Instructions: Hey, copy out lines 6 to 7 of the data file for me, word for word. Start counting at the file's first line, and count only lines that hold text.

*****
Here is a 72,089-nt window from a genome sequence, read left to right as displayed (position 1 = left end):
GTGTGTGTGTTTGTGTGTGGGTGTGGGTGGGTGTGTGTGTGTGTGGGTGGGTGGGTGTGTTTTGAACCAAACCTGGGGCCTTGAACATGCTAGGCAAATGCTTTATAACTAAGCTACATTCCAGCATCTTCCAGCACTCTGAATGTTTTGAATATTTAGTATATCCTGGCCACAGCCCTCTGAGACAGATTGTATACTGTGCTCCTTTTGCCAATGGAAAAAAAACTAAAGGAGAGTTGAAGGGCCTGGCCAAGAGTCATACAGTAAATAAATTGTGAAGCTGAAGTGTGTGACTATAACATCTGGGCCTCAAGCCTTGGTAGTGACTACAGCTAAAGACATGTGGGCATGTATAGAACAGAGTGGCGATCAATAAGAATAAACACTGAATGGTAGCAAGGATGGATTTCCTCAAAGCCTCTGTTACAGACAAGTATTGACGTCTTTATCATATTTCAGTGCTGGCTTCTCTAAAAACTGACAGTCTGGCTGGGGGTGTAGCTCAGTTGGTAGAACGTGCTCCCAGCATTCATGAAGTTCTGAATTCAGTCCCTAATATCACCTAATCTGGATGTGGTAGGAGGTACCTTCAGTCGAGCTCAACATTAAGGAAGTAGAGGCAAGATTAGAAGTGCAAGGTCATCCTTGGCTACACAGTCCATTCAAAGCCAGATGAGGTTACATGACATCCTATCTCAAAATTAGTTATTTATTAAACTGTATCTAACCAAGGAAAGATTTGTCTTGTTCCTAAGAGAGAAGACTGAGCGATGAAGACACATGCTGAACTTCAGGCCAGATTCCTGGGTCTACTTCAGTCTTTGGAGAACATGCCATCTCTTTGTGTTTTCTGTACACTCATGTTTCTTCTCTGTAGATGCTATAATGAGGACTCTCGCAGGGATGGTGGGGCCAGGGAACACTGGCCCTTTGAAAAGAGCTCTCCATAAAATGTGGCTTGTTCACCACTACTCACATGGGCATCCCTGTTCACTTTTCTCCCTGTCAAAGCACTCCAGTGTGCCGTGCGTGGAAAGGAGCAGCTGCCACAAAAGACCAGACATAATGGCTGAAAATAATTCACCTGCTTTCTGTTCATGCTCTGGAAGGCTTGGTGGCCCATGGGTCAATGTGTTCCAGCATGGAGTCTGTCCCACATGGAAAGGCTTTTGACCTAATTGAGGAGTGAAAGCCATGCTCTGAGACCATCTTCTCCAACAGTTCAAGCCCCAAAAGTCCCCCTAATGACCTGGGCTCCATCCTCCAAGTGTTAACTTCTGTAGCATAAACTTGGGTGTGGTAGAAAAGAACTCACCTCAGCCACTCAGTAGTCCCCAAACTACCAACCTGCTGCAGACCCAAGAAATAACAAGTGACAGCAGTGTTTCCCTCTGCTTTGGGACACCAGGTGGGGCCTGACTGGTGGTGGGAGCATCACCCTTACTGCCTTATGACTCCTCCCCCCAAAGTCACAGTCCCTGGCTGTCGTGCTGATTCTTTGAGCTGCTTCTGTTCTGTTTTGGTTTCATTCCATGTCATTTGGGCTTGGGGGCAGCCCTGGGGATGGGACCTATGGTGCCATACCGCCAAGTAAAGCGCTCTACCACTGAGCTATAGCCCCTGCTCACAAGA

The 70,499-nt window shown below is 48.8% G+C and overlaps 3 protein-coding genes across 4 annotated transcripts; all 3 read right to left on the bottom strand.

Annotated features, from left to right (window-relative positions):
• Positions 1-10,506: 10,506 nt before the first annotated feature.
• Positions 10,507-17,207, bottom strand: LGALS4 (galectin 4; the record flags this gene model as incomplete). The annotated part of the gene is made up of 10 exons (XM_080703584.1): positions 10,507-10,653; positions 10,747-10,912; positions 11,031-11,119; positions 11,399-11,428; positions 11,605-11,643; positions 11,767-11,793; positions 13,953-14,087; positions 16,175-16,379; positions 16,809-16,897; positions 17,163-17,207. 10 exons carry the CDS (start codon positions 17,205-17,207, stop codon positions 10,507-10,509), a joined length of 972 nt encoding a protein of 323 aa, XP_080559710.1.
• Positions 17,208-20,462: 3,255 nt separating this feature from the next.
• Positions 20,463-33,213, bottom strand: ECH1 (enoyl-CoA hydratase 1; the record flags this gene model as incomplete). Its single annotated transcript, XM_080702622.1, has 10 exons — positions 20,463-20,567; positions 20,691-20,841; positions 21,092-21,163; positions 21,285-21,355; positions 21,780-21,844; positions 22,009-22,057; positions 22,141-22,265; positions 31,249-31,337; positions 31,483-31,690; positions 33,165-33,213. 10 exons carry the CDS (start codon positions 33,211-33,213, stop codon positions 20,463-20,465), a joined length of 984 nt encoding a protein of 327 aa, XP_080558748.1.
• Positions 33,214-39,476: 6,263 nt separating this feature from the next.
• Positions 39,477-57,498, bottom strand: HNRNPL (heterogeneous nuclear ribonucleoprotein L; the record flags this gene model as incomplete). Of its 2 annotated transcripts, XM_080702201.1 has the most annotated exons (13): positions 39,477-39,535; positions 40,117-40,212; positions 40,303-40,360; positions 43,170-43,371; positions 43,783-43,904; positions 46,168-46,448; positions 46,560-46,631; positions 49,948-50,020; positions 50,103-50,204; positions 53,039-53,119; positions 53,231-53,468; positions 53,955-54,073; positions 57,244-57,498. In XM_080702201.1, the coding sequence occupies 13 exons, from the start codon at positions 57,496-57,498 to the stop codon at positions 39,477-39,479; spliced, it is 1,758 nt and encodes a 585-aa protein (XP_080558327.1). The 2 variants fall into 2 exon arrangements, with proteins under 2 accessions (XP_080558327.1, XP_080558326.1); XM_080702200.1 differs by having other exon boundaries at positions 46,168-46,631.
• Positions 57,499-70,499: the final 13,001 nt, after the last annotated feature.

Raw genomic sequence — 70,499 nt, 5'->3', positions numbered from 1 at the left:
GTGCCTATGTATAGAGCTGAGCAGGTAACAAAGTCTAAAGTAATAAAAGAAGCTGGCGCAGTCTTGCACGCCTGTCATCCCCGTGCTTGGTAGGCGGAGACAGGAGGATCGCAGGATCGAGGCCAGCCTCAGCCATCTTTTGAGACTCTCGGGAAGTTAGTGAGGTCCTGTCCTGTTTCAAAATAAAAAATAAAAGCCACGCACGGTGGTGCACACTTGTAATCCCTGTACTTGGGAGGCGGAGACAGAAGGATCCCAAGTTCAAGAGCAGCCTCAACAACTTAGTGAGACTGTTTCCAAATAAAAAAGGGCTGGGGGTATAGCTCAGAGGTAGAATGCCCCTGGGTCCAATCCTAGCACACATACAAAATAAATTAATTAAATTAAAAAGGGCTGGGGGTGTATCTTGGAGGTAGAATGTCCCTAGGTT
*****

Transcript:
• Positions 10,507-17,207, bottom strand: LGALS4 (galectin 4; the record flags this gene model as incomplete). The annotated part of the gene is made up of 10 exons (XM_080703584.1): positions 10,507-10,653; positions 10,747-10,912; positions 11,031-11,119; positions 11,399-11,428; positions 11,605-11,643; positions 11,767-11,793; positions 13,953-14,087; positions 16,175-16,379; positions 16,809-16,897; positions 17,163-17,207. 10 exons carry the CDS (start codon positions 17,205-17,207, stop codon positions 10,507-10,509), a joined length of 972 nt encoding a protein of 323 aa, XP_080559710.1.
• Positions 17,208-20,462: 3,255 nt separating this feature from the next.